Luckily for us, divination has developed over the millennia so today we have a variety of choices when it comes to forms of divination. Some are more accurate than others for details, and some give a wider view but little detail. At least we do not have to cut animals open and read their entrails: one of the more bizarre ways of reading the future that was so beloved in the ancient world.
When magicians first start walking the path of magical development, they are confronted with the huge task of learning the outer court skills. One of those skills is divination. The commonest way to learn divination is by learning tarot. The vast array of tarot decks available is mind boggling and can easily overwhelm someone who is just starting out.
When I am working with students, the deck I advise them to get is the Ryder Waite tarot deck. This choice is not because it is better than all others or more profound, rather because it is universally known (and therefore is a vocabulary that can be easily used in teaching/practicing) and it connects into the lines of western magic that flow through many of today’s magical lodges and groups. Like all decks, it has its strengths and weaknesses, but for learning tarot, it is a good basic tool. Eventually, once you have learned one vocabulary/deck, you will explore further.
Before I go any further, let’s have a look at what divination actually is and also visit some of the myths that surround tarot.
People who are unfamiliar or unskilled in divination think that it is something which enables you to see everything in the future, like a TV screen – it is not… it is more like looking into a room through a keyhole. Imagine a door with lots of keyholes… you get a limited view of the room from different angles. So it is with tarot. If you are a natural seer, then the tarot will trigger your own natural sight, which can indeed play a whole scene in your mind, often in the most disturbing ways.
How does the future work in terms of tarot?
The next myth is that the future is fixed and when you use tarot to look at the future, you are seeing a series of fixed events that are definitely going to happen. Not true. What tarot or any divination or flash of the inner sight shows you is the future if you continue on the path/pattern you are currently on.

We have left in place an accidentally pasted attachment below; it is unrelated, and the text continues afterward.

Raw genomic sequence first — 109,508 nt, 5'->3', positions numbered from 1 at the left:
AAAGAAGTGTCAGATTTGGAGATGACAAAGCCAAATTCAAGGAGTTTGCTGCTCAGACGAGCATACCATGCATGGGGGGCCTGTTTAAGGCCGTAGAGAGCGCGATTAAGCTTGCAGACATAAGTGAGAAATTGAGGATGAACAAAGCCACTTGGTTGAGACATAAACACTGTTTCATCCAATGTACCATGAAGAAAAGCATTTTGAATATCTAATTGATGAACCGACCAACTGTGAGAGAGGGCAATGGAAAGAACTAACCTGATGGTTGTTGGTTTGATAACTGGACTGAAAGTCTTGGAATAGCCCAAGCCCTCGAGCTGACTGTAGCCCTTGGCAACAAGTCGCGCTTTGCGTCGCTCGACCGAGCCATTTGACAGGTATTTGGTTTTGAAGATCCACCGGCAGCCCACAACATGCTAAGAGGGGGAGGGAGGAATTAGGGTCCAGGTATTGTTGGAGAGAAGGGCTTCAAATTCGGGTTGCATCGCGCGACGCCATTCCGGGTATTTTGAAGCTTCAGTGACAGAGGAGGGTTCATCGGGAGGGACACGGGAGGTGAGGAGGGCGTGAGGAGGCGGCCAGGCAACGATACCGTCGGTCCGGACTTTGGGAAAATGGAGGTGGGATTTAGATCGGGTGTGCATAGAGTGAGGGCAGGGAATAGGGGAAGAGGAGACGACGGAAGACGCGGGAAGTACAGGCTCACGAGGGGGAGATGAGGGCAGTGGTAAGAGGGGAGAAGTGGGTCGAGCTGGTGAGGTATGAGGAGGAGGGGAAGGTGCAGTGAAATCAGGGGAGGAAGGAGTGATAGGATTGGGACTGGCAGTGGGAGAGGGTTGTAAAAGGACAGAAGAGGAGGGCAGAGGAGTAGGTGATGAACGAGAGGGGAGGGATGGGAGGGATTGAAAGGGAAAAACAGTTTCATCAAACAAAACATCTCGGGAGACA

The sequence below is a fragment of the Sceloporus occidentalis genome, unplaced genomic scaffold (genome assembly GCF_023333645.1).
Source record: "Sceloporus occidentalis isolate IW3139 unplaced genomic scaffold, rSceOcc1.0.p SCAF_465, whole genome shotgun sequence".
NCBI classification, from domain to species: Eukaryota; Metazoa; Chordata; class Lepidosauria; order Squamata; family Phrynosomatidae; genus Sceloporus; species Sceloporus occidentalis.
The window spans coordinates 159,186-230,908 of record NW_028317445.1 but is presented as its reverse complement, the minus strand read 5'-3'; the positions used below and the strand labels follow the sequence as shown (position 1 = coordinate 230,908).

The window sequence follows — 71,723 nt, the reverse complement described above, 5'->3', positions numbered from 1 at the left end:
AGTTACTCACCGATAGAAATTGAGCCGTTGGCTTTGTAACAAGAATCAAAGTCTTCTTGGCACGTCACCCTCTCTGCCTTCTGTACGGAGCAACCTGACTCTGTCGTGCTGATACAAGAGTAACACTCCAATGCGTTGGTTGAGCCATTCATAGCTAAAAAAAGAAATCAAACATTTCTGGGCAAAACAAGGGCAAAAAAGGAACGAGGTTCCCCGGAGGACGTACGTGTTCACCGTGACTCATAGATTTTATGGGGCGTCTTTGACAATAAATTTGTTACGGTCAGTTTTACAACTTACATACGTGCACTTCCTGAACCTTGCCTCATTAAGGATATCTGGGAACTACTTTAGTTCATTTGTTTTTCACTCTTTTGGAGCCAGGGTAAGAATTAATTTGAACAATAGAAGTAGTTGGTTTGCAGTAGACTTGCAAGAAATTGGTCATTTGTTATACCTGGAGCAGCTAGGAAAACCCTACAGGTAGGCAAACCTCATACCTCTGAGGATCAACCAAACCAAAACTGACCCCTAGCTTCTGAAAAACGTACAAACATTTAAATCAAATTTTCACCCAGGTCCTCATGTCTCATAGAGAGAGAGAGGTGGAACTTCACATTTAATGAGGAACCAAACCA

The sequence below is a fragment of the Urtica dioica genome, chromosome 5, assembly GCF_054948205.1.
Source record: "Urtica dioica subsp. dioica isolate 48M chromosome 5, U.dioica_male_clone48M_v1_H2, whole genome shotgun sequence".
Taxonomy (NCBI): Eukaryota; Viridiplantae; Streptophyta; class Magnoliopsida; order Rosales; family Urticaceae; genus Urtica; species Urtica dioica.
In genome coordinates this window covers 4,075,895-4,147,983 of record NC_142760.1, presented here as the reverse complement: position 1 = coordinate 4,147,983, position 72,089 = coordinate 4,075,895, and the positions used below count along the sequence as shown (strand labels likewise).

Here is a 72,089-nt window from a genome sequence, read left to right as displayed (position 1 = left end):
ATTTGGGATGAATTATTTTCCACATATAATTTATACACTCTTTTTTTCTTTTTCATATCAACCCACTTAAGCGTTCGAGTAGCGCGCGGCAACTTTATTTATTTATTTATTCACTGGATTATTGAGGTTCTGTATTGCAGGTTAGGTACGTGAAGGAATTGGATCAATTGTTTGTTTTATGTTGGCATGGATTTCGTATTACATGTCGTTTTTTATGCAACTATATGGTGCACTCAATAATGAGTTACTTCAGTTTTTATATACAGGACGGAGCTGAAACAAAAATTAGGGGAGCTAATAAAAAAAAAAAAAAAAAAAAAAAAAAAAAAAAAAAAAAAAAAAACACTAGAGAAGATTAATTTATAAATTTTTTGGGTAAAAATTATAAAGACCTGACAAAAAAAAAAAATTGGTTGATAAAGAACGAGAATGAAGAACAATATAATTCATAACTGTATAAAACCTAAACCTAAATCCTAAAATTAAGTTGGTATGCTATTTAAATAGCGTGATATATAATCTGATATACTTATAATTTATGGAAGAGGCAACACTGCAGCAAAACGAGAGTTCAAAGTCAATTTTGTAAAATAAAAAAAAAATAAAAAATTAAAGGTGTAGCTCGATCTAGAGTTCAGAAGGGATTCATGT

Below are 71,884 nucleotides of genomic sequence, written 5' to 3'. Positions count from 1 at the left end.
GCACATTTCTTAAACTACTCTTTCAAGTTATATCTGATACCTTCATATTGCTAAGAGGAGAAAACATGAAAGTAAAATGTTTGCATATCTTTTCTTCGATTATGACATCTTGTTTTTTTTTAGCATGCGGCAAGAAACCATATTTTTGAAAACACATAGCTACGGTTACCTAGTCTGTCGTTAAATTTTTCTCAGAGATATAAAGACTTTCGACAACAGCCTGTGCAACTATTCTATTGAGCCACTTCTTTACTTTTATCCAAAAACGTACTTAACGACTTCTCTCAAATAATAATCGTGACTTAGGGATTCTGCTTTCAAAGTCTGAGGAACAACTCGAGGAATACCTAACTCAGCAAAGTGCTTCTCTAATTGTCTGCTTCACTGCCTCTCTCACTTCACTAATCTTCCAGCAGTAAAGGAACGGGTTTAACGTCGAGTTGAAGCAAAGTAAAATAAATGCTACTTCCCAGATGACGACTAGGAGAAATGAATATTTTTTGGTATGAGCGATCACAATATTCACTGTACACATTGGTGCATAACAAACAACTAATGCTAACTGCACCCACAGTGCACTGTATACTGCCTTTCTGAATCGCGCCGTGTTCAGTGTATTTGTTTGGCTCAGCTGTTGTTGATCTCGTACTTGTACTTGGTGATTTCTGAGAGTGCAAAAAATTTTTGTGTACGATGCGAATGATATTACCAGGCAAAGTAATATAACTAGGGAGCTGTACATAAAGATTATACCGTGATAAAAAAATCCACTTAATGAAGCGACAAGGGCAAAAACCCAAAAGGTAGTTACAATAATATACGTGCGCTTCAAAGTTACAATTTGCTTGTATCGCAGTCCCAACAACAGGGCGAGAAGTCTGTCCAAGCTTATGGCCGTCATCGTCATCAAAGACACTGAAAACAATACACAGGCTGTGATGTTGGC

Let’s look at this in a visual way. Imagine fate/life/events as a tree. The base of the tree is the beginning of a particular chain of events, and the twigs on the end of the branches are the culmination of that chain of events.
Imagine standing at the base of a tree and looking up at the many branches and twigs. If you are stood at the base of the tree you have a straight trunk to climb, but at some point the trunk splits into two or more ‘sub-trunks’ and these have branches reaching off of them. Those branches in turn have twigs.
At the base of the trunk, you could go in any direction, any branch, any twig. So it is when you first set out on a path of events/life patterns. The decisions you make and actions you take narrow down (move you up the tree) the options before you. The deeper into a path you go, the narrow the options become as you leave a main branch and move closer to a twig.
So it is with life patterns. In turn this affects the divination ability to pinpoint something in time in the future. So for example if you did a reading to look at a specific subject/event/person, what you see and how fixed it is in terms of manifestation largely depends upon where the person ‘is on the tree’. If they are at the base of the tree (the start of a pattern of events) then they have many possibilities before them in terms of where their future may go. When a reading is done for a person who is as the start of a chain of events, the reading is often broad sweeping, can be vague and the cards can be interpreted a number of ways.
To do such a reading accurately takes years of practice and developed skill. It is like having to look for a specific face in a large crowd: most people would have difficulty with such a task, but a trained observer knows how to eliminate certain cues in the line of vision and would find the specific face far more easily. It is truly a skill.